In early June, our faculty recognized the need to become more intentionally involved in the international racial injustice movement. Below is our department’s position statement. Take note that the document states that we will form a department level standing committee this fall to facilitate and make recommendations regarding the development and implementation of actions consistent with a more active enactment of anti-racism.
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Statement to our community concerning our commitment to the imperatives of racial justice and disciplinary decolonization
We, the members of the Department of Anthropology at the University of Alabama, add our voices to the global chorus calling for an end to historically entrenched and systemic forms of state-sanctioned violence targeting Black people. We understand this chorus to be part of a broader imperative to forge a world wherein all BIPoC (Black, indigenous, and people of color) have, to paraphrase Black Lives Matter, “the social, economic, and political power to thrive.” We collectively endorse our professions’ statements confronting racial injustice by the American Anthropological Association (AAA) and Society for American Archaeology (SAA), but we especially align with those offered by the Association of Black Anthropologists (ABA) and the American Association of Physical Anthropologists (AAPA), both of which emphatically call for a disciplinary reckoning that involves not only statements of support and agreement, but a pledge to action intended to produce the changes we believe are essential. The ABA specifically calls for anthropologists to “start at ‘home’ – to accept the ways that anthropology has been and continues to be implicated in the project of white supremacy, to lay out a clear path for moving forward” (2020).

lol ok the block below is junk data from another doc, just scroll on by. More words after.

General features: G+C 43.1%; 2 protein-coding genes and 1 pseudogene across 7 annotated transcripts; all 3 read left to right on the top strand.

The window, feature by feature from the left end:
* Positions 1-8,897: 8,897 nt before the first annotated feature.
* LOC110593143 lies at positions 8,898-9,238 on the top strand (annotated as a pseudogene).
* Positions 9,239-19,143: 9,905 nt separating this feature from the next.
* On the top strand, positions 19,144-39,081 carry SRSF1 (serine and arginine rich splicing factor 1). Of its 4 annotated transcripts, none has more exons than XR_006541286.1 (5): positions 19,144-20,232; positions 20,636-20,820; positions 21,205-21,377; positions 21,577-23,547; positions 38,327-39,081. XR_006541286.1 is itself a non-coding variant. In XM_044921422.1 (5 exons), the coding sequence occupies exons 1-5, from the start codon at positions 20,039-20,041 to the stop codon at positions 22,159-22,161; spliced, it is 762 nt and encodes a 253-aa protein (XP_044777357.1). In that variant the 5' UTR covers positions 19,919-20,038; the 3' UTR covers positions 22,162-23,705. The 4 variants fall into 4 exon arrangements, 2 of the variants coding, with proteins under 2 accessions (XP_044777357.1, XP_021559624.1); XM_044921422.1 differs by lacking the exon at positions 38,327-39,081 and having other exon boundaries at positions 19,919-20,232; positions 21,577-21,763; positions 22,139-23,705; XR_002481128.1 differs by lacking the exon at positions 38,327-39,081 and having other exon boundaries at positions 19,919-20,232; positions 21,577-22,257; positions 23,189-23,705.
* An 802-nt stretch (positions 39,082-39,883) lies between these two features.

In response to that call, we commit to decolonization – to work toward a program, discipline, and academic community free from practices that have perpetuated homogeneity and exclusivity in our membership and scholarship. We will create an environment that is actively anti-racist and inclusive by establishing a committee charged with identifying action steps and making recommendations for overturning the negative effects of discrimination present in our daily interactions, operations, and policies. We expect these steps to encompass instruction, mentorship, recruitment, public engagement, training, and inclusivity, and that the committee will have both internal and external measures of accountability. In these efforts, we see the potential to help reimagine and reshape anthropology into a discipline whose membership, applied work, scholarship, and leadership equitably reflects, values, and celebrates the entirety of humanity.